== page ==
Joe Haggerty can be reached at jhaggerty@comcastsportsnet.com. Follow Joe on Twitter at http:twitter.comHackswithHaggs.

Matt Beleskey out six weeks with a right knee injury

Matt Beleskey out six weeks with a right knee injury

BOSTON – Some key Bruins players have missed a handful of games with injuries here or there already this season, but only this week did they suffer one of their first major knocks to a key player that will test their depth.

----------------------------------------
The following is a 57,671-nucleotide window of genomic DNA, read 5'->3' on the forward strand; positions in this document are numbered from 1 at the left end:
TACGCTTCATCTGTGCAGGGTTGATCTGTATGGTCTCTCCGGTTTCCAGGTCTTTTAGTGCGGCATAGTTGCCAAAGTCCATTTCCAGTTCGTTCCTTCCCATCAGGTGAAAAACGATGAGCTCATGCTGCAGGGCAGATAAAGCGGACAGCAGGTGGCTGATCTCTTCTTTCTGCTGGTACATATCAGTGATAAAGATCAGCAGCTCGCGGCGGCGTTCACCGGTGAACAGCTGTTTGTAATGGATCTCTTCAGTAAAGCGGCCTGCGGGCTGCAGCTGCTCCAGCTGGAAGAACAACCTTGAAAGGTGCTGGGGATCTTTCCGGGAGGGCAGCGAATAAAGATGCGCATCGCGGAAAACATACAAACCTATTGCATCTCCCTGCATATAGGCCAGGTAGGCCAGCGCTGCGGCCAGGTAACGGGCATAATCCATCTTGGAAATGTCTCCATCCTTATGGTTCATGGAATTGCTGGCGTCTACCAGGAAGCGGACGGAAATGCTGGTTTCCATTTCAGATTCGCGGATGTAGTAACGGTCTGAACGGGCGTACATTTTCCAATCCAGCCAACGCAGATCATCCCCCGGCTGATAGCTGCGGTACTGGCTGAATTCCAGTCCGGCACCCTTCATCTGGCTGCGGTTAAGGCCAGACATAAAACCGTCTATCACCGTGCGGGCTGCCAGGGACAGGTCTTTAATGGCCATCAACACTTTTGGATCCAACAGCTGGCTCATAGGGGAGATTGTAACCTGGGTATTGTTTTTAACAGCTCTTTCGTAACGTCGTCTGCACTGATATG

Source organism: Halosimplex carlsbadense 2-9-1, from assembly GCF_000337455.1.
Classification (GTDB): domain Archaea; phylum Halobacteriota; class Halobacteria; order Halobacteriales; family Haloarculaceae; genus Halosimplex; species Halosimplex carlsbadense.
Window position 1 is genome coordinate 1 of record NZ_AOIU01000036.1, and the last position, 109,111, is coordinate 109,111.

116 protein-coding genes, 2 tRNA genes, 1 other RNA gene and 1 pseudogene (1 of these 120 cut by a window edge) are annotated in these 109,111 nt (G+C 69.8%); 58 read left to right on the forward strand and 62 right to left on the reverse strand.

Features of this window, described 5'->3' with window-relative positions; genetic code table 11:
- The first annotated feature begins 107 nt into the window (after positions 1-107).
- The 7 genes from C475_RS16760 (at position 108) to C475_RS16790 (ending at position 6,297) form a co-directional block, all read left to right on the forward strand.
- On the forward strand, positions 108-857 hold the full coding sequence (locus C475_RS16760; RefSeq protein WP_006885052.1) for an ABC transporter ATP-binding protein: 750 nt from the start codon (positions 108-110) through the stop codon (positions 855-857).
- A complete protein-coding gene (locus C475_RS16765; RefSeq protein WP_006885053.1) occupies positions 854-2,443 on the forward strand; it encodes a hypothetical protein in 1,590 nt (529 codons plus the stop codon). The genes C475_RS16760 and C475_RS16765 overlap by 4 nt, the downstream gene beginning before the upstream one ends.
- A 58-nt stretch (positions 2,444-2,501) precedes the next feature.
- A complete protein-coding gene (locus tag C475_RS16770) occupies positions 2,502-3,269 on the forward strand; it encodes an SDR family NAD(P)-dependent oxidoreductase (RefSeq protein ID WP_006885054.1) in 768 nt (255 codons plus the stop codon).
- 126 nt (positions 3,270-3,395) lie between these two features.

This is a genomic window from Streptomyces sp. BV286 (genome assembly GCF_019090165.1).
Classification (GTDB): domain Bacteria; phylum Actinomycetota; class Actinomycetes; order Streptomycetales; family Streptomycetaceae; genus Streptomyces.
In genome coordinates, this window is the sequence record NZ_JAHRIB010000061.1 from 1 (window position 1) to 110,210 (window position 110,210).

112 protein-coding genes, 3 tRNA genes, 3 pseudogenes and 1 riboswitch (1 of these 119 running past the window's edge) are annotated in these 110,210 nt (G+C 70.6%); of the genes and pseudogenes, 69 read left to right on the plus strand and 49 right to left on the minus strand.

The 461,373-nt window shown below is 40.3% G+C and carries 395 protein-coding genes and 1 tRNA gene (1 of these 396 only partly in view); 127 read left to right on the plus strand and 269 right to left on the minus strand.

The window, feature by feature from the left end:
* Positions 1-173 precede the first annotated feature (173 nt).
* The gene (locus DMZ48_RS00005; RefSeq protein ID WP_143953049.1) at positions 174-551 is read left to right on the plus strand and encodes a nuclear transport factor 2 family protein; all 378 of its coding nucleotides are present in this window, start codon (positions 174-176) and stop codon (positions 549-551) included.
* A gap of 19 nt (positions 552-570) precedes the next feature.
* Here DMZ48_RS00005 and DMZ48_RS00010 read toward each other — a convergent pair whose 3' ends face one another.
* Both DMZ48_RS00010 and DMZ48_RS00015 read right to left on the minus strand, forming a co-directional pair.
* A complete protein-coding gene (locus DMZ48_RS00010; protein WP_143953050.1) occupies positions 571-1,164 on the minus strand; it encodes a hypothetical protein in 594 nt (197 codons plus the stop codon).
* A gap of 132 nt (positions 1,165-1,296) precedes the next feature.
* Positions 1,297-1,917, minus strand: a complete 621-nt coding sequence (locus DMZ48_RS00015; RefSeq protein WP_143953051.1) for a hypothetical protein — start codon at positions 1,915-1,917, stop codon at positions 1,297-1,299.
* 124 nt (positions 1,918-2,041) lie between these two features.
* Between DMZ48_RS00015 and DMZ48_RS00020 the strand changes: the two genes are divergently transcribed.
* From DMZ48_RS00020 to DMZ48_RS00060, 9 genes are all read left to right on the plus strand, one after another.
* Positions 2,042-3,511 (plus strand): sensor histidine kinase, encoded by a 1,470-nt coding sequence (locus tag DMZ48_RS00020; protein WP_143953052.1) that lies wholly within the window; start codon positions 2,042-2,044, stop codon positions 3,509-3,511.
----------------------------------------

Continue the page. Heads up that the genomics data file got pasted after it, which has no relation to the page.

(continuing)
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Matt Beleskey will miss roughly six weeks with an injury to his right knee after the feisty forward was caught with a hip check by Tyler Fedun near center ice in Buffalo over the weekend.  Beleskey tried to instinctively sidestep the oncoming attack, but instead his lower half caught the brunt of the big collision from the young Sabres attacker. Fedun nailed Beleskey’s right leg with his hip check, and the gritty Bruins winger had to limp back to the bench before leaving the game prior to the end of the first period. He met with doctors on Monday in what was a clear indication that he was out long term rather than short term, and that news was confirmed right after Monday night’s 4-3 OT win over the Panthers. Beleskey was spotted walking with a bit of a limp on Monday night, and armed with what looked to be a giant brace or cast on his right leg underneath his suit pants. It’s clearly a bummer for Beleskey that he’ll now miss a large chunk of time due to an open ice hip check you don’t see very often in today’s NHL, and the Bruins have to be disappointed at the timing of it all given how much better Beleskey has been playing lately. The injury certainly opens up the third line left wing spot for a player like Ryan Spooner, who has struggled to find his right place on this year’s Bruins team, or a player like Frankie Vatrano as he gets over the hump in the next couple of weeks in his recovery from foot surgery.Beleskey had been remarkably health in Boston during his first two years here prior to the knee issue, and had produced two goals and three assists for five points with 23 penalty minutes in his style of creating bedlam on the ice with high-energy, physical play after a slow start to the season.